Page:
Tuesday, May 13, 2008

Heartburn Medications May Cause Magnesium Deficiency

GERD (Gastroesophageal reflux disease) is a common condition in our modern-day society. Most doctors prescribe a class of medications, called proton-pump inhibitors (PPI) to manage GERD symptoms. But, and there's always a "but", when it comes to medications ... these PPIs can cause unwanted side-effects.

In today's post, I'll describe a little-known consequence of long-term use of these top-selling medications.

What's the scoop on today's blog?

It's widely accepted that PPIs often affect the absorption of many nutrients. The most commonly known absorptive-issues relate to certain vitamins and minerals like: vitamin B12, folic acid, iron and zinc.

Today's research, taken from the journal of Clinical Endocrinology, focuses on two case-reports of severe nutritional deficiencies that were brought about by the use of a PPI called omegprazole (sold under the names Losec and Prilosec).

Magnesium Deficiency in Long Term PPI Users

If this research only involved two people, why should it matter to all the rest of us?

Two reasons. Firstly, the cases were identified because these patients had severe hypomagnesaemia (severe magnesium deficiency) which lead to seizures.

The second reason is that magnesium awareness is not very great - among the general public and among many doctors. Everyone knows about calcium and why it's important but magnesium is another story.

And, magnesium is incredibly important if we intend to maintain and promote wellness.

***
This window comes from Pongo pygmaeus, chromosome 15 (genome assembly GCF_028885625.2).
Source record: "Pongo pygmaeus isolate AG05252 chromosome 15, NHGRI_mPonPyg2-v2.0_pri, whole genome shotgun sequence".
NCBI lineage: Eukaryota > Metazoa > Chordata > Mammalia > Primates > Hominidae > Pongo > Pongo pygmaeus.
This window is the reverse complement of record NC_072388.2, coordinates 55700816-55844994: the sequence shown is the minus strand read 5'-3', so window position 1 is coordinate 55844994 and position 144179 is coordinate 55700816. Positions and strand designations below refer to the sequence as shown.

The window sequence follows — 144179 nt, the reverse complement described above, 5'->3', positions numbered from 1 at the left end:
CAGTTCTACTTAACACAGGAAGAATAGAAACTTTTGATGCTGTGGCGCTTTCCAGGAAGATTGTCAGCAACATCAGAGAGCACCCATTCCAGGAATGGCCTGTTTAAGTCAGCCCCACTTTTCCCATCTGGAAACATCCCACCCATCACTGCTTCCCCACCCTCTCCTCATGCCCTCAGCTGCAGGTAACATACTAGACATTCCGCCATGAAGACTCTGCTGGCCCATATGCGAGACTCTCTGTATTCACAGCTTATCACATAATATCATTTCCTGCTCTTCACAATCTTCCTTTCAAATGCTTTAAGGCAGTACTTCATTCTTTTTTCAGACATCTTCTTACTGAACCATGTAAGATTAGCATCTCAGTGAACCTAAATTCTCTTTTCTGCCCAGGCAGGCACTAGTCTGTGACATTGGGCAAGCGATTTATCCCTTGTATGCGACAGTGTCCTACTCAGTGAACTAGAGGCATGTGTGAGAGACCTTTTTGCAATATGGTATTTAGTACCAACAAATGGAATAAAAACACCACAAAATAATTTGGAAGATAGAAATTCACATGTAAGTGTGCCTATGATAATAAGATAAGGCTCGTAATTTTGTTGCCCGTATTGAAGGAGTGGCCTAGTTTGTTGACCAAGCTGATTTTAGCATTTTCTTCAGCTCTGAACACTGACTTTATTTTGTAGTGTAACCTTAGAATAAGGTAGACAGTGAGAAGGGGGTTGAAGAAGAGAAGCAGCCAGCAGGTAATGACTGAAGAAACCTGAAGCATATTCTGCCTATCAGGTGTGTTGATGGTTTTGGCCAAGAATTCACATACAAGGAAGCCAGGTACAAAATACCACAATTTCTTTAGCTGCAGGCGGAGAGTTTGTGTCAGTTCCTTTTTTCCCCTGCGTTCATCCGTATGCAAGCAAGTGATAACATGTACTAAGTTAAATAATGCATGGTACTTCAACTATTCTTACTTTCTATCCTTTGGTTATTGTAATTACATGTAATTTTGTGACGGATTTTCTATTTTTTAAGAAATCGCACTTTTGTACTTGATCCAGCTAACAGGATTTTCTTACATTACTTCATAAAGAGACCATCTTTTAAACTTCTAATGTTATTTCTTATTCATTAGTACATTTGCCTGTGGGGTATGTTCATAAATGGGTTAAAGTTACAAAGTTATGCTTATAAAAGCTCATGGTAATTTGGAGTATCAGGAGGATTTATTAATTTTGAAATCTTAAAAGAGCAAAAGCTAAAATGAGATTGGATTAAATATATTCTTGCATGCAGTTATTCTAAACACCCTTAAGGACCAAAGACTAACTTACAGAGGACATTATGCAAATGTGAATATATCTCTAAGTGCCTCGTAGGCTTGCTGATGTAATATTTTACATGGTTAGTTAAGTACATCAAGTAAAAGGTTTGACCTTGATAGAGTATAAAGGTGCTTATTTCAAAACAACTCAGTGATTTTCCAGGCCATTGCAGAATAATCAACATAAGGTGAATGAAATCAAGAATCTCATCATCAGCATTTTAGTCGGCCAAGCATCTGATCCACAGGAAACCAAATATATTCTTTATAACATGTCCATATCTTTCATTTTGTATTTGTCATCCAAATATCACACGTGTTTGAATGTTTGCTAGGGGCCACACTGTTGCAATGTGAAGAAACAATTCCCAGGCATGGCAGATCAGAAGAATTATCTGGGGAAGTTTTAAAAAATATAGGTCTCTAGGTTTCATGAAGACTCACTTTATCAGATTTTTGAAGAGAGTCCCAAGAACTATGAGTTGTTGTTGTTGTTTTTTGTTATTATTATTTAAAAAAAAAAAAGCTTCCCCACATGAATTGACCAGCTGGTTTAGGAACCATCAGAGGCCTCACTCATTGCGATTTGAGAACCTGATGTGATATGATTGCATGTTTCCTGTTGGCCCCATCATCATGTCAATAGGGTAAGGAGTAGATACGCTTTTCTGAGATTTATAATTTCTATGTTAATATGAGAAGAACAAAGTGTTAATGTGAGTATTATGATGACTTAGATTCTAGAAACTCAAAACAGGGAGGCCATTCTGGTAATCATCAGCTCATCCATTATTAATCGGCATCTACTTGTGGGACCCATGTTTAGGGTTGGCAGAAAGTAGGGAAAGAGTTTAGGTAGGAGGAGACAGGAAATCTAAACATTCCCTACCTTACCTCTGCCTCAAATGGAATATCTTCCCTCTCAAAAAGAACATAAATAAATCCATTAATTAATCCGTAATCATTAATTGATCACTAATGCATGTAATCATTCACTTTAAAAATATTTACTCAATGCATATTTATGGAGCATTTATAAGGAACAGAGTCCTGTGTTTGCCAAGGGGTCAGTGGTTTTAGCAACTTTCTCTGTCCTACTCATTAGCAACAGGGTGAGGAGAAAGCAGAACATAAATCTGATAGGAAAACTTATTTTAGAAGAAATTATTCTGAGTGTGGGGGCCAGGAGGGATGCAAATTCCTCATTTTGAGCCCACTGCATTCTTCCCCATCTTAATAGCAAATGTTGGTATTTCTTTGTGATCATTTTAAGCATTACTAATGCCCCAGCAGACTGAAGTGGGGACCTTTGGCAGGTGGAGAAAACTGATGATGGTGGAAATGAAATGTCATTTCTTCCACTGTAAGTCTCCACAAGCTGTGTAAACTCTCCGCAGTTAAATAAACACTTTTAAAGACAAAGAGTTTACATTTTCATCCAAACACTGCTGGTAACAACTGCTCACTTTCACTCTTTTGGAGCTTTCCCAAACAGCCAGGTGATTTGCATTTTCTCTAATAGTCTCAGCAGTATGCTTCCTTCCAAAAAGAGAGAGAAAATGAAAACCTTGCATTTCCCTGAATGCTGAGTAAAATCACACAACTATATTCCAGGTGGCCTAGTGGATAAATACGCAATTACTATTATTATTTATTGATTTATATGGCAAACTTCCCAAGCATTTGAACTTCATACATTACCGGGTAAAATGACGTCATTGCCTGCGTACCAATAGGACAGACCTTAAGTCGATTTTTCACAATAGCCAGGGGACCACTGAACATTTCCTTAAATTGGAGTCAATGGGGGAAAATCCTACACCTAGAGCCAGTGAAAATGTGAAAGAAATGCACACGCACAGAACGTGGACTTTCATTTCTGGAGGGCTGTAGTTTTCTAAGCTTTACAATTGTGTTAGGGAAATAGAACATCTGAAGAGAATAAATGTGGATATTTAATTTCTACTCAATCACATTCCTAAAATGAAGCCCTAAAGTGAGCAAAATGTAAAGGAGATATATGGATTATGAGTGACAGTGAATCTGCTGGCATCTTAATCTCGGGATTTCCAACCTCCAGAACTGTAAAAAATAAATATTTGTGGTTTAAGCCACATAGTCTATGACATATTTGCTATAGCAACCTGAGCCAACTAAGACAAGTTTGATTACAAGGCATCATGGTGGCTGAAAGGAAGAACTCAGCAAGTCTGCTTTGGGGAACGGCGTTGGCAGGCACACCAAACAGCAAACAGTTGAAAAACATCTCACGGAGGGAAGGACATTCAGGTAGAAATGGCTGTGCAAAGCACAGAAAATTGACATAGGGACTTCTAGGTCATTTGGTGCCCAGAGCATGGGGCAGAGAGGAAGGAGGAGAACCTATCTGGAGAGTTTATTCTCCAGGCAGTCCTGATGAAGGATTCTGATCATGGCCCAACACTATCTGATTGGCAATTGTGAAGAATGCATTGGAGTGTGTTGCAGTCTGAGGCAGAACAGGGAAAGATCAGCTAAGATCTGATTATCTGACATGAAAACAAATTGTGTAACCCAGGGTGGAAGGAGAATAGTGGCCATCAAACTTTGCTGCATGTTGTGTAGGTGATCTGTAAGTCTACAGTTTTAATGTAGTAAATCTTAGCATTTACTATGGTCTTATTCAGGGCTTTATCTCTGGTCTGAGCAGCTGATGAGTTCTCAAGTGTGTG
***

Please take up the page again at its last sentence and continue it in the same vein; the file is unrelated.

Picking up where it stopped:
What can be done about this potential side-effect?

The authors of this paper concluded that this problem could be partially corrected by taking high dose magnesium supplementation. But, they don't state what type of supplemental magnesium they tested. So, it's possible that one of the more bio-available forms of magnesium may be even more effective.

It's also important to note that the hypomagnesaemia was entirely corrected when the drug was withdrawn.

What are a few of the better absorbed forms of magnesium?

+ magnesium citrate
+ magnesium taurinate
+ magnesium glycinate

What's the take home message?

Taking a PPI for prolonged periods of time can lead to a variety of nutrient deficiencies. It's important to be aware of this and to counter this possibility by way of a nutrient-dense diet and appropriate supplementation. It would be preferable to do this under a doctor's supervision - which would hopefully include periodic nutrient testing.

Any parting thoughts?

Yes. Take a look at the following links. The first one focuses on the many health benefits of magnesium. The second link offers some potential alternatives to PPI medications.

The Importance of Magnesium in Human Nutrition

GERD - Natural Alternatives

The Vitamin Tutor

3 comments:

Anonymous said...

Great info, Vitamin Tutor! Keep the blogs coming... Really helpful.
Thanks!

Jim said...

Hey Tutor, on your advice I switched from liquid magnesium citrate to powder. The powder isn't as tasty but it's cheaper and seems more potent. I bought 5 pounds from BulkFoods.com for $42....probably a lifetime supply.

The Vitamin Tutor said...

Hello, Jim.

Good for you. Literally.

You'll not only save money but you'll also avoid lots of unwanted (and not very healthy for you) ingredients.

I agree that the powder isn't very tasty though. My parents are adding the powder to a smoothie type drink. Doing something like that would likely mask the taste pretty well.

5 lbs. is a lot! My only advice is to share it with your family and friends. It'll likely do them some good. :)

Be well!

The Vitamin Tutor